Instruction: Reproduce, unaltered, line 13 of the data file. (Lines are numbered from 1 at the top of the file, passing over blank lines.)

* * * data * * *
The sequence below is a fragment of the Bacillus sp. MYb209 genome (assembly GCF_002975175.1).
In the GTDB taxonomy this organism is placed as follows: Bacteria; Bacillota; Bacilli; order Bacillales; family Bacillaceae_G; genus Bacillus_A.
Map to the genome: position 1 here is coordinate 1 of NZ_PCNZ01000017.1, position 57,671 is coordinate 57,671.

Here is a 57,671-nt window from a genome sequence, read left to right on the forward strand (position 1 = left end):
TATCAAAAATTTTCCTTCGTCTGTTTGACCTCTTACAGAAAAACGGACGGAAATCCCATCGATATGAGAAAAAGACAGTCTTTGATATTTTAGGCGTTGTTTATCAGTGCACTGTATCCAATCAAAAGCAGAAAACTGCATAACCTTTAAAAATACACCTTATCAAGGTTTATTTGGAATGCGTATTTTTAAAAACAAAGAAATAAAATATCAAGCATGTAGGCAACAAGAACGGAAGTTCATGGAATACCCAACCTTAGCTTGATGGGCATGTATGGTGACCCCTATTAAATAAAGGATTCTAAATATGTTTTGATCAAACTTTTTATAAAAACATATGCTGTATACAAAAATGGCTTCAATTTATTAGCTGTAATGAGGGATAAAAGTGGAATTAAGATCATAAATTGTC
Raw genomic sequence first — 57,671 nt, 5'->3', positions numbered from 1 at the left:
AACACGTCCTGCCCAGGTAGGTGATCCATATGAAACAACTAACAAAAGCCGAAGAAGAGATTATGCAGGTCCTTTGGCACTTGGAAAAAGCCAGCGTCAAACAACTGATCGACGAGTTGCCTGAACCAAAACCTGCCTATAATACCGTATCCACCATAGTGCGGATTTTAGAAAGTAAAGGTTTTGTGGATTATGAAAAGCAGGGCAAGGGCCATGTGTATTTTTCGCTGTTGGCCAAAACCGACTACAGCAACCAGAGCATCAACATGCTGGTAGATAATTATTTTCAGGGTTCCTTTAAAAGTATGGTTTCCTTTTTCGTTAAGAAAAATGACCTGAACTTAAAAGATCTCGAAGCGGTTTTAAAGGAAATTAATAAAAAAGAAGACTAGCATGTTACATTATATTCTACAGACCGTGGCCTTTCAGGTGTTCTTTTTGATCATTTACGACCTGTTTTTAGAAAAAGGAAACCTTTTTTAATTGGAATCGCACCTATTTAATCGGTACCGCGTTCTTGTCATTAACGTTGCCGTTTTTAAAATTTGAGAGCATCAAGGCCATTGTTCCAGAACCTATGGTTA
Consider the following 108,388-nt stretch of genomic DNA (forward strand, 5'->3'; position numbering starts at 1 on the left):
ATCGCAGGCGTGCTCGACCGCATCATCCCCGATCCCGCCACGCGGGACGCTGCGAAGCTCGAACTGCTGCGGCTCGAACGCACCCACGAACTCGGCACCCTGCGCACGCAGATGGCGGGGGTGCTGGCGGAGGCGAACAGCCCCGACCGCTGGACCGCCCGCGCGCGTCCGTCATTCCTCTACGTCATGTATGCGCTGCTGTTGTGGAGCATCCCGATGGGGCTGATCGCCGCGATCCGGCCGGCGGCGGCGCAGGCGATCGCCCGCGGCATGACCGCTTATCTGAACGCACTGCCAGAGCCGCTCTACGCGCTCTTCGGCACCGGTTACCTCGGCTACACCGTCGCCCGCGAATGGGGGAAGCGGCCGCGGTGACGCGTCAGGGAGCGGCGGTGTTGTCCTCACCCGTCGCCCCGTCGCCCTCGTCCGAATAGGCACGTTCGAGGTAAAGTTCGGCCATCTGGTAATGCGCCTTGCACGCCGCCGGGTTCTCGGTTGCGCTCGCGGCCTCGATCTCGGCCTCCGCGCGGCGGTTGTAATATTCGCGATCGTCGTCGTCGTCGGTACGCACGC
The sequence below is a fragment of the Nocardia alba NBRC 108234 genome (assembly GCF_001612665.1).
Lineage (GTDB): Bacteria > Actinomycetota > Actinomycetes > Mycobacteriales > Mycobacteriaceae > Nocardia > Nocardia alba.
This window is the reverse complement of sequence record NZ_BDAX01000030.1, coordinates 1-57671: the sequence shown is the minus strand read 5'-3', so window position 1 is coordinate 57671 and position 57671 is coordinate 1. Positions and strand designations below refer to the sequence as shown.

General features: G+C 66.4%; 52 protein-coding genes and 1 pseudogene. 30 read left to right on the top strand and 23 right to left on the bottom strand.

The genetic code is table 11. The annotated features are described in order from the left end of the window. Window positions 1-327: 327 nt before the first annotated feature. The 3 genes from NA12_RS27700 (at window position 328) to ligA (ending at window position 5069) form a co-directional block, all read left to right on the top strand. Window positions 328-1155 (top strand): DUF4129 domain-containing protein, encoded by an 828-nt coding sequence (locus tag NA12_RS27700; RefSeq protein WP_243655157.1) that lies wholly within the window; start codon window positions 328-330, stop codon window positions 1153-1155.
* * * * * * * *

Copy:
General features: G+C 66.4%; 52 protein-coding genes and 1 pseudogene. 30 read left to right on the top strand and 23 right to left on the bottom strand.